So basically Putin has made his statement and won his point.  Georgia won't be a part of NATO and neither will the Ukraine.  That's now off the table.  The news media won't report it by saying that Putin won, by next year most people will have forgotten about this, but the current and next governments of the NATO allies understand what happened and will have to deal with that reality.  

by Maryb2004 on Wed Aug 20th, 2008 at 12:35:20 AM EST
Disband NATO?  But then who is going to bomb and destroy Serbia without UN authorization? cry

Pax

Night and day you can find me Flogging the Simian

by soj on Wed Aug 20th, 2008 at 05:46:52 AM EST
[ Parent ]
Ok let's disband NATO.  

Oh wait.  That's right.  You and I have no say in this decision.

"Pretending that you already know the answer when you don't is not actually very helpful." ~Migeru.

by poemless on Wed Aug 20th, 2008 at 10:54:56 AM EST
[ Parent ]
no, but we can babble meaninglessly on the toobs...it's that lovely FreedomTM

enough of us come to our senses, someone Very Serious will see it and change their mind, maybe?

this message in a bottle brought to you by last chance cafe enterprises...

'The history of public debt is full of irony. It rarely follows our ideas of order and justice.' Thomas Piketty

by melo (melometa4(at)gmail.com) on Wed Aug 20th, 2008 at 11:55:15 AM EST
[ Parent ]
How do you know I have no say - what do you really know about me anyway ;)

I have no problem with pushing for something to happen that I think should happen even if I think it won't happen.  And I see no real purpose to NATO anymore.  

The US gets nothing out of NATO that it couldn't get with decent diplomacy. The US made clear after 9/11 that it doesn't need or want any NATO countries coming to its defense if it is attacked.  The effort in Afghanistan exists by negotiation anyway.  If the first George Bush had been president instead of his idiot son, the entire world would be in Afghanistan helping there with or without NATO existing.  So the only thing the US gets is the ability to pretend (at this point) to have some control over Europe.  Isn't Europe tired of that at this point?  Isn't Europe unlikely to engage in massive early-20th century style wars again?  And can't Europe do it's own combined defense against external threats (including Russia) without needing us there?  I think so.

You may think disbanding NATO won't happen, but that doesn't mean we shouldn't be pushing for it.  

Now ... maybe you like NATO.  I don't know. I couldn't tell from your response.  

by Maryb2004 on Wed Aug 20th, 2008 at 05:16:49 PM EST
[ Parent ]
Now ... maybe you like NATO.  I don't know. I couldn't tell from your response.

If it hasn't been clear from just about every comment and diary I have written here, I am firmly, absolutely, unabashedly opposed to NATO.  

"Pretending that you already know the answer when you don't is not actually very helpful." ~Migeru.

by poemless on Wed Aug 20th, 2008 at 05:20:50 PM EST
[ Parent ]
heh.  I don't think that response was nearly emphatic enough.  :)
by Maryb2004 on Wed Aug 20th, 2008 at 06:05:05 PM EST
[ Parent ]
:D

"Pretending that you already know the answer when you don't is not actually very helpful." ~Migeru.
by poemless on Wed Aug 20th, 2008 at 06:11:48 PM EST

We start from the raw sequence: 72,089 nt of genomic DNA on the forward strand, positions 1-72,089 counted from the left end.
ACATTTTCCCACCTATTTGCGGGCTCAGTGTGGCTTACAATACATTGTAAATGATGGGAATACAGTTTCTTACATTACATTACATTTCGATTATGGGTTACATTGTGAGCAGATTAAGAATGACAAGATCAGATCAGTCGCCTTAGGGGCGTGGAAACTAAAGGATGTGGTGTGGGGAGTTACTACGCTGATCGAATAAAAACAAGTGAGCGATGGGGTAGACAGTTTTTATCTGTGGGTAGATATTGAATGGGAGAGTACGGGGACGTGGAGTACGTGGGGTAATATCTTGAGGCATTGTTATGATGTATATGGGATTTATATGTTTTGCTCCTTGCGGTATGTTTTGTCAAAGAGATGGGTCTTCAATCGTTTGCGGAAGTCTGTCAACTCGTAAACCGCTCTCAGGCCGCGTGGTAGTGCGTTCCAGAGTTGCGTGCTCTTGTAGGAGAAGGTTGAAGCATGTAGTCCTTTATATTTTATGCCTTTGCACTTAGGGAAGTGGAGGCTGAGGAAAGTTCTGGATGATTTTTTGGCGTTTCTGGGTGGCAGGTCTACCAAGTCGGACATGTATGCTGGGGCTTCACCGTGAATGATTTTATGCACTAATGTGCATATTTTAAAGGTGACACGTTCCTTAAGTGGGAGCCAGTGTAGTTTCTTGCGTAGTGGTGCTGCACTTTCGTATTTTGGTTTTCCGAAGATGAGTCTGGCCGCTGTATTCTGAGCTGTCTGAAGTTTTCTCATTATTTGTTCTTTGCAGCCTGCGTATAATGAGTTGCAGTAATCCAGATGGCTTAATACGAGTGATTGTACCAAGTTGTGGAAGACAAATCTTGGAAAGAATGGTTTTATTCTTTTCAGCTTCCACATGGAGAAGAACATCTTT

[ Parent ]
So the only thing the US gets is the ability to pretend (at this point) to have some control over Europe.  Isn't Europe tired of that at this point?  Isn't Europe unlikely to engage in massive early-20th century style wars again?  And can't Europe do it's own combined defense against external threats (including Russia) without needing us there?  I think so.

Go, read the comments in this diary from MarekNYC, then you know, why (eastern) Europeans need NATO and why western Europeans thereby can't tell the US to get out, even of they wanted to.

There is no reason to believe that at current levels of armorisation, even French and German military would be enough to defend Europe against Russia, not to speak of the rest of the 3 times such big EU. Eastern Europeans will go nuts, when the US dissolves NATO, independent if the EU has a stronger army than Russia.
With the history of the 20th century, would you, if you were a Pole, be happy to depend on the German military to secure your country from a Russian invasion?
OTOH, if western Europeans will throw out the US, the eastern Europeans will cease the EU to function very well. Dissolving NATO is an issue to be done by the US, not by Europeans.
And while you are right, that George Bush 41 would most likely have managed to get international support for Afghanistan without NATO, his son would not have managed. NATO thereby insures, that the US doesn't need to invest presidential brain cells in foreign policy to have a mercenary army. That's good for the US, as most recent history puts in doubt, if all US presidents always will have spare brain cells.


Der Amerikaner ist die Orchidee unter den Menschen
Volker Pispers

by Martin (weiser.mensch(at)googlemail.com) on Wed Aug 20th, 2008 at 06:06:52 PM EST
[ Parent ]
I mean the comments of Marek in the diary of Frank..., just if it isn't clear in the above statement...

Der Amerikaner ist die Orchidee unter den Menschen
Volker Pispers
by Martin (weiser.mensch(at)googlemail.com) on Wed Aug 20th, 2008 at 06:13:46 PM EST
[ Parent ]
Aw, now you're talking about Russian invasions like they're a bad thing!

;)

</ducks, runs>

"Pretending that you already know the answer when you don't is not actually very helpful." ~Migeru.

by poemless on Wed Aug 20th, 2008 at 06:14:53 PM EST
[ Parent ]
My point is that NATO should have been dissolved in the 1990's.  Eastern Europeans weren't even a part of NATO at that time.  So the idea that they would be upset by this doesn't move me at all.  They may need something like NATO but it was a huge mistake to let them into NATO.   NATO should have been dissolved - but instead everyone treated it like a defense version of the EU with everyone begging to get in.  If the countries of Europe want to have a mutual defense treaty, that's up to them. If they don't have the military to support it then maybe they need to allocate more resources to that.